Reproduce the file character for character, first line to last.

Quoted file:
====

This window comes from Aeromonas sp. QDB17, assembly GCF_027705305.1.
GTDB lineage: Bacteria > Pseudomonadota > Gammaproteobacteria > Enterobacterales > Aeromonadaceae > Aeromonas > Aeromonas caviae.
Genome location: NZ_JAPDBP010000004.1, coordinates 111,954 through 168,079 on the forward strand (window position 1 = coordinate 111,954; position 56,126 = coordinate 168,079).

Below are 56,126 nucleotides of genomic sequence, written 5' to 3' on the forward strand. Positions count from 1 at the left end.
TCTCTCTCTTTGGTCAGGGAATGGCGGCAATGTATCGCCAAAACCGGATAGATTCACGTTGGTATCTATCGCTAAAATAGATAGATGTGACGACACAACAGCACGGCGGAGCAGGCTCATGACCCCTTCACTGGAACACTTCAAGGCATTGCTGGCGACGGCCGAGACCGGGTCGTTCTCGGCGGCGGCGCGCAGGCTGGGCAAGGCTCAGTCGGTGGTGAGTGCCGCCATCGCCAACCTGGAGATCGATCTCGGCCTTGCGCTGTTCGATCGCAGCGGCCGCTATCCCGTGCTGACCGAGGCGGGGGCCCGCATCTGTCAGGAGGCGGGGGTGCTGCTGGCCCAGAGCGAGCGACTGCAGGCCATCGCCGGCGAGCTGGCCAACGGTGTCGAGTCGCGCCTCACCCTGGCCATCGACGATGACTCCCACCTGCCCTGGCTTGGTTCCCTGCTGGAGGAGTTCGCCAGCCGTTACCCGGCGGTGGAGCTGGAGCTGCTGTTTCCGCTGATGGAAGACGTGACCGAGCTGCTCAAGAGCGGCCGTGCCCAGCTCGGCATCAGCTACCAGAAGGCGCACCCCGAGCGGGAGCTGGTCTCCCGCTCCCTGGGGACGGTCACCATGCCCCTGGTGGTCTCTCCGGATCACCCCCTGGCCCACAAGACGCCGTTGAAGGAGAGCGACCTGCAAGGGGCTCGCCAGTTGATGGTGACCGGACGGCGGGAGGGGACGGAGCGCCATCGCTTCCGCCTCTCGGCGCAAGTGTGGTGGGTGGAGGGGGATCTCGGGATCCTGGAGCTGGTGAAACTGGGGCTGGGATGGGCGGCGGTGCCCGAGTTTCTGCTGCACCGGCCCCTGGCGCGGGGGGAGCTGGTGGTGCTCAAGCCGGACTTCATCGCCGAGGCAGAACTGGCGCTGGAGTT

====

This window comes from Aeromonas sp. QDB17, assembly GCF_027705305.1.
GTDB lineage: Bacteria > Pseudomonadota > Gammaproteobacteria > Enterobacterales > Aeromonadaceae > Aeromonas > Aeromonas caviae.
Genome location: NZ_JAPDBP010000004.1, coordinates 111,954 through 168,079 on the forward strand (window position 1 = coordinate 111,954; position 56,126 = coordinate 168,079).

Below are 56,126 nucleotides of genomic sequence, written 5' to 3' on the forward strand. Positions count from 1 at the left end.
TCTCTCTCTTTGGTCAGGGAATGGCGGCAATGTATCGCCAAAACCGGATAGATTCACGTTGGTATCTATCGCTAAAATAGATAGATGTGACGACACAACAGCACGGCGGAGCAGGCTCATGACCCCTTCACTGGAACACTTCAAGGCATTGCTGGCGACGGCCGAGACCGGGTCGTTCTCGGCGGCGGCGCGCAGGCTGGGCAAGGCTCAGTCGGTGGTGAGTGCCGCCATCGCCAACCTGGAGATCGATCTCGGCCTTGCGCTGTTCGATCGCAGCGGCCGCTATCCCGTGCTGACCGAGGCGGGGGCCCGCATCTGTCAGGAGGCGGGGGTGCTGCTGGCCCAGAGCGAGCGACTGCAGGCCATCGCCGGCGAGCTGGCCAACGGTGTCGAGTCGCGCCTCACCCTGGCCATCGACGATGACTCCCACCTGCCCTGGCTTGGTTCCCTGCTGGAGGAGTTCGCCAGCCGTTACCCGGCGGTGGAGCTGGAGCTGCTGTTTCCGCTGATGGAAGACGTGACCGAGCTGCTCAAGAGCGGCCGTGCCCAGCTCGGCATCAGCTACCAGAAGGCGCACCCCGAGCGGGAGCTGGTCTCCCGCTCCCTGGGGACGGTCACCATGCCCCTGGTGGTCTCTCCGGATCACCCCCTGGCCCACAAGACGCCGTTGAAGGAGAGCGACCTGCAAGGGGCTCGCCAGTTGATGGTGACCGGACGGCGGGAGGGGACGGAGCGCCATCGCTTCCGCCTCTCGGCGCAAGTGTGGTGGGTGGAGGGGGATCTCGGGATCCTGGAGCTGGTGAAACTGGGGCTGGGATGGGCGGCGGTGCCCGAGTTTCTGCTGCACCGGCCCCTGGCGCGGGGGGAGCTGGTGGTGCTCAAGCCGGACTTCATCGCCGAGGCAGAACTGGCGCTGGAGTT